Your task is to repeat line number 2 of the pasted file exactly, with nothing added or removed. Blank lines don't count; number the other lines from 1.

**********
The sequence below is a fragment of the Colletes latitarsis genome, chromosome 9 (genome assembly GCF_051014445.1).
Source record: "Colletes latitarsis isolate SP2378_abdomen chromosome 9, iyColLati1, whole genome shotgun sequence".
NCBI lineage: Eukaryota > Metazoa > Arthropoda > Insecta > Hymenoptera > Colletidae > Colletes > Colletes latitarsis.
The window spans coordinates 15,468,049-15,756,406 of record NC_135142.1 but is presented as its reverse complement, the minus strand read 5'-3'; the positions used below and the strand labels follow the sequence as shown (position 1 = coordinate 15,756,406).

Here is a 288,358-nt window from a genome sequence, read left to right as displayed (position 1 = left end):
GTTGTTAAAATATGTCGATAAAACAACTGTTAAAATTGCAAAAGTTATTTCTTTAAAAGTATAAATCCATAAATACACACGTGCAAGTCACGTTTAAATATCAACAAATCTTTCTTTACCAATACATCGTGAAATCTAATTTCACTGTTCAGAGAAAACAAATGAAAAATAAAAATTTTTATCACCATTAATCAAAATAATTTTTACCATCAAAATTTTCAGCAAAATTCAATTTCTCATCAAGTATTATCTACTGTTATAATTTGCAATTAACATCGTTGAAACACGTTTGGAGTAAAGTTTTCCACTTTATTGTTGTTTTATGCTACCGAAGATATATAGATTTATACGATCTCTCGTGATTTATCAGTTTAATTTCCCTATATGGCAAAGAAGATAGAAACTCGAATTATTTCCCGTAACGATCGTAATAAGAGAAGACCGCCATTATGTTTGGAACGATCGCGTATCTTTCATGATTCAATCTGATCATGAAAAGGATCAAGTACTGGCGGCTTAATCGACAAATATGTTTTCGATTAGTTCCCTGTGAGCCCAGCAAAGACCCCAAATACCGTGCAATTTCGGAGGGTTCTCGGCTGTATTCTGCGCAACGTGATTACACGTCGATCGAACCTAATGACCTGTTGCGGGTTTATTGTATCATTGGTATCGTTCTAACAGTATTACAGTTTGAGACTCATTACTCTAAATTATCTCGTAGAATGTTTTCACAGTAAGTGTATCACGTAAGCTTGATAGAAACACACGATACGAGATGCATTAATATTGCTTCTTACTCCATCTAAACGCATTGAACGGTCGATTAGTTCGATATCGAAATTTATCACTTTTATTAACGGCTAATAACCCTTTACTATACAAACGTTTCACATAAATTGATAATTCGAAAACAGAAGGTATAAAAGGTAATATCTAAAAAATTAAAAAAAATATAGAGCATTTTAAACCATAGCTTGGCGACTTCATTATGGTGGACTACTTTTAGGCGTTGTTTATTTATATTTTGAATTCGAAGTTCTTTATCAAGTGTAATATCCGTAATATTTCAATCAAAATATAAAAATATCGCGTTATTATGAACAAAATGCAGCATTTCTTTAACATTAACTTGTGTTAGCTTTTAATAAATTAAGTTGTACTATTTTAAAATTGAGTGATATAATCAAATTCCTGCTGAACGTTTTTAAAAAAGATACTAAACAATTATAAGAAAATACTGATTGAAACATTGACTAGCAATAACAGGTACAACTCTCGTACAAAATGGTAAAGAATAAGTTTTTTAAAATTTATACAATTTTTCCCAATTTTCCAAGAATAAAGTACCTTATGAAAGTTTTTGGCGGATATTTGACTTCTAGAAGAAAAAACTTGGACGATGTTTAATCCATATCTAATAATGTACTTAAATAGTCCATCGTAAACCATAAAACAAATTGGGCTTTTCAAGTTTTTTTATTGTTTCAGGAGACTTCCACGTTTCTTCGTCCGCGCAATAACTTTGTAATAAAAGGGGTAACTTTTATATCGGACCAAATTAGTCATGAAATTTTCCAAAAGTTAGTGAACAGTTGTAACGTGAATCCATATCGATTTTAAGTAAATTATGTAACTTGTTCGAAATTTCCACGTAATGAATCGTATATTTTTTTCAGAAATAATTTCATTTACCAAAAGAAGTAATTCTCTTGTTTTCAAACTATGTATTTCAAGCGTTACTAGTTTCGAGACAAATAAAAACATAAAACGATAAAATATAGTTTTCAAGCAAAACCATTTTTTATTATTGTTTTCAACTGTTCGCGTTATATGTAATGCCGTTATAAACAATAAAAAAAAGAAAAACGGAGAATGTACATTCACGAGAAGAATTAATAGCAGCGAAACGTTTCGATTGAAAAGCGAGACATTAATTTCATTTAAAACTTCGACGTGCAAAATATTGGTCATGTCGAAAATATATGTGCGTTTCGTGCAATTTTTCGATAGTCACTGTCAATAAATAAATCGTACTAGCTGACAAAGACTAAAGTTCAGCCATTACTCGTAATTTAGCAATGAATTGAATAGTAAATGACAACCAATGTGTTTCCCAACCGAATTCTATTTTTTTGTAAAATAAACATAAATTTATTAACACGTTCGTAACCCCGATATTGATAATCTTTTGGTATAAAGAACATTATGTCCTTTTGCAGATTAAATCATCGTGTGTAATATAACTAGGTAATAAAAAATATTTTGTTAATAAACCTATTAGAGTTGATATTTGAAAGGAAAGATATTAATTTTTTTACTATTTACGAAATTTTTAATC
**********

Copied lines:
Source record: "Colletes latitarsis isolate SP2378_abdomen chromosome 9, iyColLati1, whole genome shotgun sequence".